In January 1974, General Creighton Abrams, Army Chief of Staff, directed the formation of a ranger battalion. The 1st Ranger Battalion was activated and parachuted into Fort Stewart, Georgia on July 1, 1974. The 2nd Ranger Battalion followed with activation on October 1, 1974. The 3rd Ranger Battalion and Headquarters and Headquarters Company received their colors on October 3, 1984, at Fort Benning, Ga. The 75th Ranger Regiment was designated in February 1986.8
The modern Ranger battalions were first called upon in 1980. Elements of 1st Ranger Battalion participated in the Iranian hostage rescue attempts. In October 1983, 1st and 2nd Ranger Battalions spearheaded Operation Urgent Fury, conducting a dangerous low-level parachute assault to seize Point Salines Airfield and rescue American citizens at True Blue Medical Campus.8
The entire 75th Ranger Regiment participated in Operation Just Cause. Rangers spearheaded the action by conducting two important operations. Simultaneous parachute assaults were conducted onto Torrijos/Tocumen International Airport, Rio Hato Airfield and General Manuel Noriega’s beach house, to neutralize Panamanian Defense Forces. The Rangers captured 1,014 Enemy Prisoners of War (EPW), and over 18,000 various weapons.8
Elements of Company B, and 1st Platoon Company A, 1st Ranger Battalion, deployed to Saudi Arabia from February 12, 1991 to April 15, 1991, in support of Operation Desert Storm. They conducted raids and provided a quick reaction force in cooperation with Allied forces.8
In August 1993, elements of 3rd Ranger Battalion, deployed to Somalia to assist United Nations forces attempting to bring order to the chaotic and starving nation. On October 3, 1993, the Rangers conducted a daylight raid with Delta Force. For nearly 18 hours, the Rangers delivered devastating firepower, killing an estimated 600 Somalis.8
After the events of September 11, 2001, rangers were again called into action, in support of the War on Terror. On October 19, 2001, 3rd Battalion and 75th Ranger Regiment spearheaded ground forces by conducting an airborne assault to seize Objective Rhino in Afghanistan in support of Operation Enduring Freedom. On March 28, 2003, 3rd Ranger Battalion employed the first airborne assault in Iraq to seize Objective Serpent in support of Operation Iraqi Freedom.8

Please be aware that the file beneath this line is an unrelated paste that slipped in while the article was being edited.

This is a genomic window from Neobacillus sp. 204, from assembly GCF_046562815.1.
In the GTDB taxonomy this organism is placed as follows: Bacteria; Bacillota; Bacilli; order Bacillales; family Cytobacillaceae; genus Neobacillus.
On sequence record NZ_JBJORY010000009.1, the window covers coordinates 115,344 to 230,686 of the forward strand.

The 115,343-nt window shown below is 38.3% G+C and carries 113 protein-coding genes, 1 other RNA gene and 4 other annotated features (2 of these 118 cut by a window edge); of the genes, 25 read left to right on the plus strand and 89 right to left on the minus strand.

The Regimental Special Troops Battalion (RSTB) was activated on July 17, 2006. The RSTB conducts sustainment, intelligence, reconnaissance and maintenance missions which were previously accomplished by small detachments assigned to the regimental headquarters and then attached within each of the three ranger battalions. The activation of the RSTB is part of the shift of the ranger force's focus from short term “contingency missions” towards continuous combat operations without loss in lethality or flexibility.8
As of 2012, the 75th Ranger Regiment is conducting sustained combat operations in multiple countries, deploying from multiple locations in the United States—an unprecedented task for the regiment. Rangers continue conducting combat operations with almost every deployed special operation force, conventional and coalition force in support of both Operation Enduring Freedom and Operation Iraqi Freedom. The Ranger Regiment executes a wide range of diverse operations that include airborne and air assaults into Afghanistan and Iraq, mounted infiltrations behind enemy lines, complex urban raids and rescue operations.8